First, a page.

Persons who can sue and be sued - Individuals and corporations - Status or standing - Class actions - Appeals - The defendants asserted that a class action certification judge erred in determining that the plaintiffs had properly pleaded their causes of action - The Nova Scotia Court of Appeal stated that whether a pleading disclosed a cause of action was a question of law reviewable on the correctness standard - The Class Proceedings Act was procedural - It did not relax the standard that pleadings had to disclose a cause of action on their face - Pleadings were adequate provided that it was not "plain and obvious" that the cause of action would fail - The plaintiffs rightly asserted that pleadings were to be read generously - However, the statement of claim had already been amended numerous times and the plaintiffs had ample opportunity to plead correctly - Further, the generosity of interpretation did not overcome pleaded facts inconsistent with the underlying cause of action and could not supply factual omissions - Failing to plead all material facts would usually result in the cause of action being struck - See paragraphs 43 to 55.

Practice - Topic 209.9

Persons who can sue and be sued - Individuals and corporations - Status or standing - Class actions - Appeals - The Nova Scotia Court of Appeal stated that "Whether a common issue exists and whether a class action is the preferable procedure for the fair and efficient resolution of the dispute are questions of mixed fact and law. These questions are subject to a standard of review of palpable and overriding error unless the certification judge made some extricable error in principle with respect to the characterization of the standard or its application in which case it is an error of law reviewable on the standard of correctness ..." - See paragraph 111.

Practice - Topic 209.9

Persons who can sue and be sued - Individuals and corporations - Status or standing - Class actions - Appeals - The Nova Scotia Court of Appeal stated that "The standard of review of the certification judge's conclusion that a class proceeding would be the preferable procedure for the fair and efficient resolution of the claim is the same as review of common issues [i.e., palpable and overriding error]. However, ... in light of the errors found on the part of the certification judge in certifying the causes of action and the common issues, it is necessary for us to look at the issue of preferability afresh without deference to the certification judge." - See paragraph 164.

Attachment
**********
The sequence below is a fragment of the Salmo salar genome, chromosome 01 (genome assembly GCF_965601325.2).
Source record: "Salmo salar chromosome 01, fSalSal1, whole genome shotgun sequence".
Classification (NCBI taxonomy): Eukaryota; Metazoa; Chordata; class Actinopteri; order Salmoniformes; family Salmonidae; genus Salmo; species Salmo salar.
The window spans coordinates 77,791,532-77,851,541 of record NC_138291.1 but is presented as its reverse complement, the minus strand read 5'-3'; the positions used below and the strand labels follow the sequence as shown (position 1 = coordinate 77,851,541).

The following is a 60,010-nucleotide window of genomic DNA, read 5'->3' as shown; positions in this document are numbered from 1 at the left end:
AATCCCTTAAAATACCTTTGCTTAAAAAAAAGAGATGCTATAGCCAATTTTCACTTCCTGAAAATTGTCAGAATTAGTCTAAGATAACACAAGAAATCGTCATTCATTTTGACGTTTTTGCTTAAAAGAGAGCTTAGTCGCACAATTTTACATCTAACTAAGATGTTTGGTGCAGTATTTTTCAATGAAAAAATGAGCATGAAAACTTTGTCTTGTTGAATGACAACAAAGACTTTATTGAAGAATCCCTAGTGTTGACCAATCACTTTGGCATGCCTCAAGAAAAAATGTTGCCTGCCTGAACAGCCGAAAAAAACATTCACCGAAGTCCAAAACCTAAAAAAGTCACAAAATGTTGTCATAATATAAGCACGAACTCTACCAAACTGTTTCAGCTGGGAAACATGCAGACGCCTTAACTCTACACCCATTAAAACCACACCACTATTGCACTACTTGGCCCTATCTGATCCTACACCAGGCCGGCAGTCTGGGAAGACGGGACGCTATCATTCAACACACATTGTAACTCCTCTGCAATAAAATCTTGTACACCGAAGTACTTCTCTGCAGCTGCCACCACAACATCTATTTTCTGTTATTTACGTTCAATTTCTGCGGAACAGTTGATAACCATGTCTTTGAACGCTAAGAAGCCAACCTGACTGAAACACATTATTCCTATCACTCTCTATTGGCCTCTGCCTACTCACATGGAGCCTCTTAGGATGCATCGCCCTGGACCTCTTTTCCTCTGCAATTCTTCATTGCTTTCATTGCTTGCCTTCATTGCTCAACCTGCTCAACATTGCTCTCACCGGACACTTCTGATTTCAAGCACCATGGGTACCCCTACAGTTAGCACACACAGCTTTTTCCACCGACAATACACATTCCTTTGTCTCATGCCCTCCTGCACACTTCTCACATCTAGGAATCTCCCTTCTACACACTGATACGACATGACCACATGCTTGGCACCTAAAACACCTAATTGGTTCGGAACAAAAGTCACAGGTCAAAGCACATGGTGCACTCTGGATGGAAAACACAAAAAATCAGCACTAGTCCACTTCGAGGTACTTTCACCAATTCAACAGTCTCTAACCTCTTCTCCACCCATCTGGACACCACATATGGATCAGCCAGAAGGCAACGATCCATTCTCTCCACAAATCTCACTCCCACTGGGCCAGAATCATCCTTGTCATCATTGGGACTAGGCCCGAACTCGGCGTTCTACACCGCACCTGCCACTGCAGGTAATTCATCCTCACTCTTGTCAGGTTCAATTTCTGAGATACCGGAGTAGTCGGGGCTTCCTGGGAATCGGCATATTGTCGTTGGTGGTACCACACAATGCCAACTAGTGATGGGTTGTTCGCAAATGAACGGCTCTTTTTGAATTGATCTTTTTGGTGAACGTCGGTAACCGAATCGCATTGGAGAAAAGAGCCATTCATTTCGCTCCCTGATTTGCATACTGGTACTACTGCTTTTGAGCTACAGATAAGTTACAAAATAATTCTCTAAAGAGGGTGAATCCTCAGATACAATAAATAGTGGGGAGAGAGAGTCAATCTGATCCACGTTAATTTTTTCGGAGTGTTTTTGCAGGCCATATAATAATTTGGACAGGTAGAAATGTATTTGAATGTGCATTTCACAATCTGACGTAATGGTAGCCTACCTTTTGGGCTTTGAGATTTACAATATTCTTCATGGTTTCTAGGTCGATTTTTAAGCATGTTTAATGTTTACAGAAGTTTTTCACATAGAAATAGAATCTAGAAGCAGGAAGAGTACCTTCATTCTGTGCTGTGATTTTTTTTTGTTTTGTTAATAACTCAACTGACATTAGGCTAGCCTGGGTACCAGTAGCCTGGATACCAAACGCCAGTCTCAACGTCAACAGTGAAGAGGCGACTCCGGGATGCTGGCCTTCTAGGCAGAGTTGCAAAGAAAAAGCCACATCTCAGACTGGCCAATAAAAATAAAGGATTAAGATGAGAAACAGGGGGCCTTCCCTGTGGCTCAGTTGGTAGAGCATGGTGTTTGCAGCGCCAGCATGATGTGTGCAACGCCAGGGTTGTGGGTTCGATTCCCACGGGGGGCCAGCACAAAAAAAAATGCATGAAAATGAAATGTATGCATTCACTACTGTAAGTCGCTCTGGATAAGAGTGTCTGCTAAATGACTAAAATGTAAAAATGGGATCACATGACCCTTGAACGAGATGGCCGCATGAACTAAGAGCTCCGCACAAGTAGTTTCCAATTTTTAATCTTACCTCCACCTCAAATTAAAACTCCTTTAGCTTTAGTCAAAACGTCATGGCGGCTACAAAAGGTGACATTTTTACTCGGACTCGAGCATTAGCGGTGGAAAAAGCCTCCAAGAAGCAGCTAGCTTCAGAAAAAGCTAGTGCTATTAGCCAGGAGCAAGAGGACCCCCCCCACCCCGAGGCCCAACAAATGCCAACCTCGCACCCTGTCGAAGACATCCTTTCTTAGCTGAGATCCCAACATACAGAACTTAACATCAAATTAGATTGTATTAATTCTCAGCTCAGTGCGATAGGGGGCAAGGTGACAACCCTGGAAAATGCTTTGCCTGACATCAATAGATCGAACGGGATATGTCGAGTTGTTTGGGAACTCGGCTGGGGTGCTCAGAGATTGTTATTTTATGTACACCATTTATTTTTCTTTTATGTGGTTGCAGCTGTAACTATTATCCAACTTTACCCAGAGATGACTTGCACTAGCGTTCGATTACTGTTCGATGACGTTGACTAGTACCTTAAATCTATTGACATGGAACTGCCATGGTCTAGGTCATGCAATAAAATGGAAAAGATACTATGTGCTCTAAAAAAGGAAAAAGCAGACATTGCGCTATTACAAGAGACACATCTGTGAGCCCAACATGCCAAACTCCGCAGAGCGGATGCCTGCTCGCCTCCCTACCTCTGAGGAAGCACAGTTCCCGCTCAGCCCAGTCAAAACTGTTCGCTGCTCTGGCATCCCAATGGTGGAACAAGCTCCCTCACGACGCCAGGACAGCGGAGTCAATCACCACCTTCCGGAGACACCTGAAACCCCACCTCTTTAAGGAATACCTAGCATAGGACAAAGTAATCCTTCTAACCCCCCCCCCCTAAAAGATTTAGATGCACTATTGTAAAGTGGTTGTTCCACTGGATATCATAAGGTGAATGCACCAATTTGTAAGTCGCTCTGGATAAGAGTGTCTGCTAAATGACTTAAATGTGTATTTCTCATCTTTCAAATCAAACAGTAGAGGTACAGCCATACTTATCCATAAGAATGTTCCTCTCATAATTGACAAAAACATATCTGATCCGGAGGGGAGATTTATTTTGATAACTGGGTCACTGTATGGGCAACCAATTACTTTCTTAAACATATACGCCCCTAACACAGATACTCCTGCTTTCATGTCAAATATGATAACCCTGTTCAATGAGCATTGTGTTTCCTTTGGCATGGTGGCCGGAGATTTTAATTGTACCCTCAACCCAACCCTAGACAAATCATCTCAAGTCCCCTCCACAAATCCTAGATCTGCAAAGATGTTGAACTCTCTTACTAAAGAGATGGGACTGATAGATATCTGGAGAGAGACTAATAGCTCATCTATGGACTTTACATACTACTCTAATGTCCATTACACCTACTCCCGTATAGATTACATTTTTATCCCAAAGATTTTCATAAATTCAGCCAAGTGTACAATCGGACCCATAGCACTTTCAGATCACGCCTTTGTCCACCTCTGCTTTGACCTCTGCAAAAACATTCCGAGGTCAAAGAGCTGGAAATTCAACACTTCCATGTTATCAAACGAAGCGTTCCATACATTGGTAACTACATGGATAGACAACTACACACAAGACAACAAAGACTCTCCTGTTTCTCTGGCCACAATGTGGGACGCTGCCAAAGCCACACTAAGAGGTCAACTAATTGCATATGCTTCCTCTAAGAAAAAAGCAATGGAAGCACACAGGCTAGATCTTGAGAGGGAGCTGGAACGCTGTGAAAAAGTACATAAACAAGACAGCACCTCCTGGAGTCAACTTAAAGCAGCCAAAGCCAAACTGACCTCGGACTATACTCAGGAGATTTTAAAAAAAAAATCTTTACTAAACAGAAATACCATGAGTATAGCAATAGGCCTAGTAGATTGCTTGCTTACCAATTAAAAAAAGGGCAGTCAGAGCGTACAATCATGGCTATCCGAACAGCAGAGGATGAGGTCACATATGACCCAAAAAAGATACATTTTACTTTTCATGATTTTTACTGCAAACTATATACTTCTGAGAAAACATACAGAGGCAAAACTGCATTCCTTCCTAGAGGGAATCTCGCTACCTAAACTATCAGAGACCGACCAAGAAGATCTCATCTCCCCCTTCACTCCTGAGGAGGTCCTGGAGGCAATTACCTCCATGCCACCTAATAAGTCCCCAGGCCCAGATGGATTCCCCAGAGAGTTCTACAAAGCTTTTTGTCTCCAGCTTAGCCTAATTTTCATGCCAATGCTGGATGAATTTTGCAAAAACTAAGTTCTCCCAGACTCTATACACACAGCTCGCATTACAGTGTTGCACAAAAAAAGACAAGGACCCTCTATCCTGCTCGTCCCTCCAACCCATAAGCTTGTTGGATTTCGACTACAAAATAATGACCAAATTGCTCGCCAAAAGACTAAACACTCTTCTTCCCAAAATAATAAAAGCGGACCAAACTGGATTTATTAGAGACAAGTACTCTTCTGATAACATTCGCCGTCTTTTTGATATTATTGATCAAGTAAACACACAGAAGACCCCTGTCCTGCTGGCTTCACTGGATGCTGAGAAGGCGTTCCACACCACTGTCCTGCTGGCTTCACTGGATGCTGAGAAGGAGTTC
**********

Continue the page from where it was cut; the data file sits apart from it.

Practice - Topic 1463

Pleadings - Statement of claim - General - Requirement of disclosing cause of action - [See third, fourth, fifth, sixth and seventh Practice - Topic 209.3 and first Practice- Topic 209.9 ].

Practice - Topic 1466

Pleadings - Statement of claim - General - Omission of essential facts - Effect of - [See first Practice - Topic 209.9 ].

Practice - Topic 2202

Pleadings - Striking out pleadings - Standard of review of pleadings - [See first Practice - Topic 209.9 ].

Practice - Topic 2230

Pleadings - Striking out pleadings - Grounds - Failure to disclose a cause of action or defence - [See third, fourth, fifth, sixth and seventh Practice - Topic 209.3 and first Practice - Topic 209.9 ].

Practice - Topic 2230.3

Pleadings - Striking out pleadings - Grounds - Failure to plead material facts - [See first Practice - Topic 209.9 ].

Practice - Topic 8800.1

Appeals - Duty of appellate court regarding findings of mixed law and fact by a trial judge - [See second Practice - Topic 209.9 ].

Torts - Topic 1704

Nuisance - Practice - Pleading - [See seventh Practice - Topic 209.3 ].

Torts - Topic 2004

Strict liability - General - Application of rule in Rylands v. Fletcher - [See fourth Practice - Topic 209.3 ].

Torts - Topic 2096

Strict liability - Dangerous things or activities - What constitutes unnatural use - [See third Practice - Topic 209.3 ].

Torts - Topic 3002

Trespass - Trespass to land - What constitutes - [See fifth Torts - Topic 209.3 ].

Torts - Topic 3008

Trespass - Trespass to land - By deposit of materials - [See fifth Torts - Topic 209.3 ].

Torts - Topic 3191

Trespass - Assault and battery - Battery - What constitutes - [See sixth Torts - Topic 209.3 ].

Cases Noticed: